By Alexei Alexis
A bill to combat cyberthreats facing U.S. businesses was approved July 30 by the Senate Commerce, Science, and Transportation Committee, kicking off what is expected to be a much broader legislative effort in the chamber involving multiple panels.
Under the committee's proposal (S. 1353), which was advanced on a voice vote as part of an “en bloc” package of bills, the National Institute of Standards and Technology (NIST) would be authorized to facilitate the development of voluntary cybersecurity standards for the private sector.
“Our bill takes some important steps to help our private companies and our government agencies to defend their networks against their adversaries,” Committee Chairman John D. Rockefeller IV (D-W.Va.), who introduced the legislation with Sen. John Thune (R-S.D.), the panel's ranking member, said in a statement. “It doesn't do everything we need to do to improve our cybersecurity, but it's a good start and I thank Senator Thune for working with me on this urgent issue.”
In addition to the NIST provisions, the bill includes language to strengthen cybersecurity research and development efforts and to increase the public's awareness of cybersecurity risks.
The committee adopted a series of non-controversial amendments, including one that would require the Government Accountability Office to issue a report on progress made to advance voluntary cybersecurity standards.
Rockefeller is one of several key Senate Democrats who have called for the enactment of comprehensive cybersecurity legislation, despite an executive order that President Obama signed in February to address the issue (42 DER A-4, 3/4/13). Other proponents of legislative action include Senate Homeland Security and Governmental Affairs Committee Chairman Tom Carper (D-Del.) and Senate Intelligence Committee Chairman Dianne Feinstein (D-Calif.).
The president's order directed NIST, a division of the Department of Commerce, to develop a “framework” with voluntary cybersecurity standards for the private sector. A draft framework is due by the fall and a final version must be produced by February 2014.
The Department of Homeland Security is expected to coordinate the development of a program to promote the framework once it is finalized. In addition, regulatory agencies must review existing cybersecurity mandates to determine whether they are sufficient.
According to congressional aides, the Commerce Committee bill would enshrine NIST's non-regulatory role on cybersecurity, giving certainty to U.S. businesses.
“The bill is significant in that it moves the Senate forward on cybersecurity legislation,” Jessica R. Herrera-Flanigan, a partner at the Monument Policy Group, told BNA. “It is an important first step and the fact that it is a bipartisan effort that looks to NIST's important role in the cybersecurity debate is helpful.”
At the committee markup, Thune said he was hopeful that the panel will be able to work as collaboratively on moving a data security breach notification bill, which has proven to be challenging in the past. He noted that he has already joined Sens. Pat Toomey (R-Pa.) and Angus King (I-Maine) in crafting such legislation (S. 1193).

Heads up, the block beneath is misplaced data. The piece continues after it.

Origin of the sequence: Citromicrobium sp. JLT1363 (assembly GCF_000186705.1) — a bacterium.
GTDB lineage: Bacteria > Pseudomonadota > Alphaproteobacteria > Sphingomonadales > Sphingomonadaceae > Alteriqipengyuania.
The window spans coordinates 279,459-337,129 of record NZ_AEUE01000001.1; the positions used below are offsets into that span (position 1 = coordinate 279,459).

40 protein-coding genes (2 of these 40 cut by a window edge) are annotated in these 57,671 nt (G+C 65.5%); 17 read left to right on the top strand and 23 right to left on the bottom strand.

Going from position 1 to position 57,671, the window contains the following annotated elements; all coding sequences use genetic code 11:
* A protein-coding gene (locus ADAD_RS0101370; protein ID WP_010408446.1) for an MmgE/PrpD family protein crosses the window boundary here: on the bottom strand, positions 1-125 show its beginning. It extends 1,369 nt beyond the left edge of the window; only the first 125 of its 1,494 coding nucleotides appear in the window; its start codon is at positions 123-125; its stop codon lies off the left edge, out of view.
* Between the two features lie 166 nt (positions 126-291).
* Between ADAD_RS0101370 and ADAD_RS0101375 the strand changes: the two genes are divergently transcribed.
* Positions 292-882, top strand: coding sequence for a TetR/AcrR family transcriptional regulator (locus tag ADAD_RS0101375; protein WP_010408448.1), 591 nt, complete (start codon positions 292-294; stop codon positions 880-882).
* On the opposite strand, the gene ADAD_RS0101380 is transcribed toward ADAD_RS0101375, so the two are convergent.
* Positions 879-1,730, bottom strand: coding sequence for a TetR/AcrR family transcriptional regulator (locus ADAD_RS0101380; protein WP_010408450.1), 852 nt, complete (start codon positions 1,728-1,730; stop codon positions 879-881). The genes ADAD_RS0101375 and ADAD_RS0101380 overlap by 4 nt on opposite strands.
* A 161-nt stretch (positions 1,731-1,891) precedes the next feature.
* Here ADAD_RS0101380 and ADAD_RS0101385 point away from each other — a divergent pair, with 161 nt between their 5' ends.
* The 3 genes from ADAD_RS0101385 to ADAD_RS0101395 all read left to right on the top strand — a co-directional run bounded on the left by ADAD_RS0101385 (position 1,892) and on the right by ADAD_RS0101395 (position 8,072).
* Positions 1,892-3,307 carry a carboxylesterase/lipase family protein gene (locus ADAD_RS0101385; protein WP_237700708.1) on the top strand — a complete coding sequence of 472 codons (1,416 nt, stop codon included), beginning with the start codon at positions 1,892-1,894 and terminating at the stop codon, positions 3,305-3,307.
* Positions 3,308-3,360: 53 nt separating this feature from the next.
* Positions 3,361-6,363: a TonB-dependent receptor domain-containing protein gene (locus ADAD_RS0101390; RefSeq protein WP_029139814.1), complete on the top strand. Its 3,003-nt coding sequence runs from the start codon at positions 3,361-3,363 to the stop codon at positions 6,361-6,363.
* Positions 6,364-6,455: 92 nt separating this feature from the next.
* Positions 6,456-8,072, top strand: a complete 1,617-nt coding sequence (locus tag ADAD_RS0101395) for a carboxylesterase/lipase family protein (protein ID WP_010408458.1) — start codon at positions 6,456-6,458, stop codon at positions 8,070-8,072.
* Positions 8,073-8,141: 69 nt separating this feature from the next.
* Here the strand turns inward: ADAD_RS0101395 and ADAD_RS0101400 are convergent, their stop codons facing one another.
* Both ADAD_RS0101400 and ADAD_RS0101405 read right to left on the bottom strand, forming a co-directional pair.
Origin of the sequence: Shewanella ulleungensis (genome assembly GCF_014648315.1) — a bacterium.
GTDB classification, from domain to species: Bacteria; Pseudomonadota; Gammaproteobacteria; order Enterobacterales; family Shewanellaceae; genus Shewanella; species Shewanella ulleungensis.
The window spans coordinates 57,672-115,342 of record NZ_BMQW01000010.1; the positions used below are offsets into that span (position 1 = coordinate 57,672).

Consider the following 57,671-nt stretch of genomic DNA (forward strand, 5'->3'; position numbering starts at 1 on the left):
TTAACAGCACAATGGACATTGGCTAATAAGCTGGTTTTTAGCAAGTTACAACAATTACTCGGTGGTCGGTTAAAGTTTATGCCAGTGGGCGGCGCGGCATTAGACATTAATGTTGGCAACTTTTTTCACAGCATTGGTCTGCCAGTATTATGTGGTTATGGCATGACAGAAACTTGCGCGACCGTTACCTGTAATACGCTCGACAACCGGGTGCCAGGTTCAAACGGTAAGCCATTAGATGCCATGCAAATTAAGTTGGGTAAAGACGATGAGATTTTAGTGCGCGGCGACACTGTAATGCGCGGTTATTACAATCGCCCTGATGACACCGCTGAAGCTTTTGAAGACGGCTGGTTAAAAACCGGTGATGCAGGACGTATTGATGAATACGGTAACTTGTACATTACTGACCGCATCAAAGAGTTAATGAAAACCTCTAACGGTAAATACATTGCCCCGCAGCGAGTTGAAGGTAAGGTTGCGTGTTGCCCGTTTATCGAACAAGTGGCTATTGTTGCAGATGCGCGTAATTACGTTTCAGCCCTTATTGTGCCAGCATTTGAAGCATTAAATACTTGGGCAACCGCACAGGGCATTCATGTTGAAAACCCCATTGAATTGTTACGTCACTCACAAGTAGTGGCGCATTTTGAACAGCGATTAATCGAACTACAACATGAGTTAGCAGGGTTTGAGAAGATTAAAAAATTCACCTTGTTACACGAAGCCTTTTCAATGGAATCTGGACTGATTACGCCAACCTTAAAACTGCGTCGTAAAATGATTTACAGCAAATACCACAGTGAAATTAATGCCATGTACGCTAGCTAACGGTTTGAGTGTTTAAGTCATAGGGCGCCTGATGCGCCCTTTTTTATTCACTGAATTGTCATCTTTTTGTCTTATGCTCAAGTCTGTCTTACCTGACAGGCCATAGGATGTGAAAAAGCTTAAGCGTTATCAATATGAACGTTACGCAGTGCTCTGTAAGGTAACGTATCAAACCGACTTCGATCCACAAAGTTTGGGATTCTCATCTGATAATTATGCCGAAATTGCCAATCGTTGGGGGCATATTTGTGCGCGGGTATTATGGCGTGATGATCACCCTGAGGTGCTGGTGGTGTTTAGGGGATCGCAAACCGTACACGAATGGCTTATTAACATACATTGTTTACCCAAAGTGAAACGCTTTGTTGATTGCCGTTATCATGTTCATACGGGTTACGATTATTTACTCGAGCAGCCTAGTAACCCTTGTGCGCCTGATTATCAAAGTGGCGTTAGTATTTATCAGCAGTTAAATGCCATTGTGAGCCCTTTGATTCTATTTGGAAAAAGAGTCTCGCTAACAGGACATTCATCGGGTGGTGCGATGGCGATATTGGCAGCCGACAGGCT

“I think we should consider putting this issue near the top of our 'to do' list,” he said.
In addition, Thune said that both he and Rockefeller are hopeful that the Senate Intelligence Committee will be successful in crafting bipartisan, consensus legislation to promote robust sharing of cyberthreat information, with strong liability protections. The senators also look forward to seeing legislation from the Senate Homeland Security Committee to make needed improvements to the Federal Information Security Management Act, he said.
Rockefeller was among the co-sponsors of a comprehensive cybersecurity bill that died in the previous Congress after it was blocked by Senate Republicans, largely over regulatory concerns and the expedited process that was used to get the measure to the floor.
At a recent hearing, Thune said there is an effort to avoid a legislative impasse this time by following “regular order” in the committees of jurisdiction (144 DER A-26, 7/26/13).
The Commerce Committee bill has been endorsed by leading industry groups, including the U.S. Chamber of Commerce. In a July 29 letter to Rockefeller and Thune, the Chamber praised the senators for including “sensible” and non-regulatory provisions in their proposal.
“The bill takes smart and practical steps, including authorizing the National Institute of Standards and Technology (NIST) to work closely with industry on an ongoing basis to develop voluntary guidelines and best practices to reduce cyber risks to U.S. critical infrastructure,” the Chamber said.
By contrast, the group was a staunch opponent of the bill that was blocked in the previous Congress and lobbied aggressively to prevent its passage.
Full text of the Senate bill is online at: http://www.gpo.gov/fdsys/pkg/BILLS-113s1353is/pdf/BILLS-113s1353is.pdf.
The GAO amendment is available at http://op.bna.com/der.nsf/r?Open=palo-9a4u9e.
The Chamber letter is available at letter http://op.bna.com/der.nsf/r?Open=palo-9a4uay.
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